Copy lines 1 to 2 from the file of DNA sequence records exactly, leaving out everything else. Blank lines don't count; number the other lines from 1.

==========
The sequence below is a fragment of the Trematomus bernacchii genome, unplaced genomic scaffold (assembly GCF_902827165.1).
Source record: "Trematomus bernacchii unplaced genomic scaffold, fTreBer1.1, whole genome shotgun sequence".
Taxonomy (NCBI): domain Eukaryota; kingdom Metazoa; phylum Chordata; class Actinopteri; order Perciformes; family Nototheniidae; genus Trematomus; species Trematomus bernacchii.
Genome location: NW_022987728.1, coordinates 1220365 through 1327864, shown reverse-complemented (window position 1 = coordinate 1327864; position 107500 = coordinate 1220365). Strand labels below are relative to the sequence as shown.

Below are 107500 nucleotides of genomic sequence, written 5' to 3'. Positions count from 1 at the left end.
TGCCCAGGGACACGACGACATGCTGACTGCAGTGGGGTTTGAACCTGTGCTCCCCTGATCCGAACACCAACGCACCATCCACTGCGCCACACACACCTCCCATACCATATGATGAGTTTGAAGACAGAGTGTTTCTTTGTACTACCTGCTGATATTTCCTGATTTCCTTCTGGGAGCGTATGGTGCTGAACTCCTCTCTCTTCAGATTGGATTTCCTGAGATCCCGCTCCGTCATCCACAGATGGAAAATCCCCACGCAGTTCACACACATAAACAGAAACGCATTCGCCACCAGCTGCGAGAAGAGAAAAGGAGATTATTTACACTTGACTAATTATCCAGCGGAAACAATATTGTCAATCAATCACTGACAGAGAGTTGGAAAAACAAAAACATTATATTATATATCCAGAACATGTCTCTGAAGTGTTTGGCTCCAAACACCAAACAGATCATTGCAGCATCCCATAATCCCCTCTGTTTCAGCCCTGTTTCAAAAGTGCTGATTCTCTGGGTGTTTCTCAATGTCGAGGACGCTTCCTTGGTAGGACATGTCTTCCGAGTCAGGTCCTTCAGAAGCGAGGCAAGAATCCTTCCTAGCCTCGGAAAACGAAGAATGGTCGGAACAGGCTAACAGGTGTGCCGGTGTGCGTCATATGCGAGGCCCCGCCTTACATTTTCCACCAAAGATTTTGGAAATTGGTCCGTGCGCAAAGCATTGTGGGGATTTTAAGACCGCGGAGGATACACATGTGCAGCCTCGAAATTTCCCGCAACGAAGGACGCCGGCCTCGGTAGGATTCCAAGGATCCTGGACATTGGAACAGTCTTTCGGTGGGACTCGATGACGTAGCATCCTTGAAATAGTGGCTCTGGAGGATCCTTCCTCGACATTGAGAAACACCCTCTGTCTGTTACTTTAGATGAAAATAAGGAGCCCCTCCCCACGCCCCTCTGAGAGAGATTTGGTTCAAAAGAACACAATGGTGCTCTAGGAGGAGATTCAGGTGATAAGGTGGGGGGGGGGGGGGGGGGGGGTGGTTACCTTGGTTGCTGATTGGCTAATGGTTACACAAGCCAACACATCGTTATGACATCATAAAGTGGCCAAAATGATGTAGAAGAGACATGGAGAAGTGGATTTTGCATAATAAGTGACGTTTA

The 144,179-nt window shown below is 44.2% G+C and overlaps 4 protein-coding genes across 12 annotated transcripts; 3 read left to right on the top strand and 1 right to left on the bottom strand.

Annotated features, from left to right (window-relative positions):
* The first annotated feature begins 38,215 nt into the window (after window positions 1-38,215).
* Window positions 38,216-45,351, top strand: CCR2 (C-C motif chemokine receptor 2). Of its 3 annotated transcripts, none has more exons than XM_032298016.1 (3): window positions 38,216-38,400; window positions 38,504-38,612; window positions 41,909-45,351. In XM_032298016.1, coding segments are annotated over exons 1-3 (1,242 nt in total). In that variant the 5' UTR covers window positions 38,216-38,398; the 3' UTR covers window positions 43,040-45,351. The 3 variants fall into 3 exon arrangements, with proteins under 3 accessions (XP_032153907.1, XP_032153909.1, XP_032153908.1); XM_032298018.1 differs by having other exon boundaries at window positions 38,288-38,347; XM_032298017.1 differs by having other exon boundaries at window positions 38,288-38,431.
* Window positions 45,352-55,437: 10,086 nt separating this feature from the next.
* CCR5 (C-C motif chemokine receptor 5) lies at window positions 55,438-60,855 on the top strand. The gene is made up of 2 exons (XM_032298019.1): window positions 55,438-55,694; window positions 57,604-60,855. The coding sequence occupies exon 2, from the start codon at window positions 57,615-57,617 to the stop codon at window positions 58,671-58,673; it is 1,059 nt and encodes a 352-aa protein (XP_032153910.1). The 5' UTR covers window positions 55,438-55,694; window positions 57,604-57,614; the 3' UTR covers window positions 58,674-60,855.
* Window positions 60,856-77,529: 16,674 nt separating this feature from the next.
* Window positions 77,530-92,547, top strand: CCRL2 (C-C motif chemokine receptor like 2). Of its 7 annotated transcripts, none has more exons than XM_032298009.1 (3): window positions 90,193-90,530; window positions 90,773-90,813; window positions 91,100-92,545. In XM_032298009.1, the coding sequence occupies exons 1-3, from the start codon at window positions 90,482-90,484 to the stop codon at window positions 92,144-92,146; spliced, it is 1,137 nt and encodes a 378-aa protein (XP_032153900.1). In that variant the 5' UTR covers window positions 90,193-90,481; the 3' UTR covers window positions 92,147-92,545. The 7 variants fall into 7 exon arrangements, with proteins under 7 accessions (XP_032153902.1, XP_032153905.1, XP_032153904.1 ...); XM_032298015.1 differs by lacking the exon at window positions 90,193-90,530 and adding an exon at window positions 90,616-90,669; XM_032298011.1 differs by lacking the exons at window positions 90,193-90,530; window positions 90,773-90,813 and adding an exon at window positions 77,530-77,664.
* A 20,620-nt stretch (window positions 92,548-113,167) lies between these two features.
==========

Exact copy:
The sequence below is a fragment of the Trematomus bernacchii genome, unplaced genomic scaffold (assembly GCF_902827165.1).
Source record: "Trematomus bernacchii unplaced genomic scaffold, fTreBer1.1, whole genome shotgun sequence".